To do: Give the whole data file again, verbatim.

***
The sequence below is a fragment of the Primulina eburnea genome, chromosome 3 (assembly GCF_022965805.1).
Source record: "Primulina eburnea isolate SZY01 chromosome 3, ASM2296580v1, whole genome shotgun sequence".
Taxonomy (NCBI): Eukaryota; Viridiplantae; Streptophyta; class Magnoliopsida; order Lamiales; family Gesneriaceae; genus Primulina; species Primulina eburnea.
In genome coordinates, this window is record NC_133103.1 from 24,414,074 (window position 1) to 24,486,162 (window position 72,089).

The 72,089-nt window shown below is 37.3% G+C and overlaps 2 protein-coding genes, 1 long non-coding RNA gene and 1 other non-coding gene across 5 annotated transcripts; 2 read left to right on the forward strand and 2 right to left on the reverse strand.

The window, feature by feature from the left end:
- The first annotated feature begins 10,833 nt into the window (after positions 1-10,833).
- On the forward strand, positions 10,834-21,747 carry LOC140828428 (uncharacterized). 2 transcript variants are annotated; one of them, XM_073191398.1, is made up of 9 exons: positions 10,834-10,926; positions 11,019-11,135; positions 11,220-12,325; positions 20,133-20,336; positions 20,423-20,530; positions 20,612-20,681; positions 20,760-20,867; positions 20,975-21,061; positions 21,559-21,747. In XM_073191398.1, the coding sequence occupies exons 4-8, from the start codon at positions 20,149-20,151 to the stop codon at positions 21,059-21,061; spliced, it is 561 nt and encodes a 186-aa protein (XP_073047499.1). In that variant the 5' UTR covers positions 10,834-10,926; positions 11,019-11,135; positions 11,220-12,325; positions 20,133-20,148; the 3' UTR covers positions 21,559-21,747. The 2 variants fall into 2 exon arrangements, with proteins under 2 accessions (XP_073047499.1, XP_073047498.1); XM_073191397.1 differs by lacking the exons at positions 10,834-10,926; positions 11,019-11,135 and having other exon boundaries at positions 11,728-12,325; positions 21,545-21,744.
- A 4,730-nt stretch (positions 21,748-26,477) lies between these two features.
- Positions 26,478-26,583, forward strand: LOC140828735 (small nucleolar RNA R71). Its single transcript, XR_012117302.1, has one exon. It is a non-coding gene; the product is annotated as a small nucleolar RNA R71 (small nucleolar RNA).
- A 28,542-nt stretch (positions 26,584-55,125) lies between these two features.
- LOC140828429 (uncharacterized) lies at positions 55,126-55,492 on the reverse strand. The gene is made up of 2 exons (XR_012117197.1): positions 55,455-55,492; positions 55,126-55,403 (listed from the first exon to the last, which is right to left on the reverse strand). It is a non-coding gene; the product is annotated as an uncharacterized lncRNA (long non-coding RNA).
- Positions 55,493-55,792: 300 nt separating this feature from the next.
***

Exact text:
The sequence below is a fragment of the Primulina eburnea genome, chromosome 3 (assembly GCF_022965805.1).
Source record: "Primulina eburnea isolate SZY01 chromosome 3, ASM2296580v1, whole genome shotgun sequence".
Taxonomy (NCBI): Eukaryota; Viridiplantae; Streptophyta; class Magnoliopsida; order Lamiales; family Gesneriaceae; genus Primulina; species Primulina eburnea.
In genome coordinates, this window is record NC_133103.1 from 24,414,074 (window position 1) to 24,486,162 (window position 72,089).

The 72,089-nt window shown below is 37.3% G+C and overlaps 2 protein-coding genes, 1 long non-coding RNA gene and 1 other non-coding gene across 5 annotated transcripts; 2 read left to right on the forward strand and 2 right to left on the reverse strand.

The window, feature by feature from the left end:
- The first annotated feature begins 10,833 nt into the window (after positions 1-10,833).
- On the forward strand, positions 10,834-21,747 carry LOC140828428 (uncharacterized). 2 transcript variants are annotated; one of them, XM_073191398.1, is made up of 9 exons: positions 10,834-10,926; positions 11,019-11,135; positions 11,220-12,325; positions 20,133-20,336; positions 20,423-20,530; positions 20,612-20,681; positions 20,760-20,867; positions 20,975-21,061; positions 21,559-21,747. In XM_073191398.1, the coding sequence occupies exons 4-8, from the start codon at positions 20,149-20,151 to the stop codon at positions 21,059-21,061; spliced, it is 561 nt and encodes a 186-aa protein (XP_073047499.1). In that variant the 5' UTR covers positions 10,834-10,926; positions 11,019-11,135; positions 11,220-12,325; positions 20,133-20,148; the 3' UTR covers positions 21,559-21,747. The 2 variants fall into 2 exon arrangements, with proteins under 2 accessions (XP_073047499.1, XP_073047498.1); XM_073191397.1 differs by lacking the exons at positions 10,834-10,926; positions 11,019-11,135 and having other exon boundaries at positions 11,728-12,325; positions 21,545-21,744.
- A 4,730-nt stretch (positions 21,748-26,477) lies between these two features.
- Positions 26,478-26,583, forward strand: LOC140828735 (small nucleolar RNA R71). Its single transcript, XR_012117302.1, has one exon. It is a non-coding gene; the product is annotated as a small nucleolar RNA R71 (small nucleolar RNA).
- A 28,542-nt stretch (positions 26,584-55,125) lies between these two features.
- LOC140828429 (uncharacterized) lies at positions 55,126-55,492 on the reverse strand. The gene is made up of 2 exons (XR_012117197.1): positions 55,455-55,492; positions 55,126-55,403 (listed from the first exon to the last, which is right to left on the reverse strand). It is a non-coding gene; the product is annotated as an uncharacterized lncRNA (long non-coding RNA).
- Positions 55,493-55,792: 300 nt separating this feature from the next.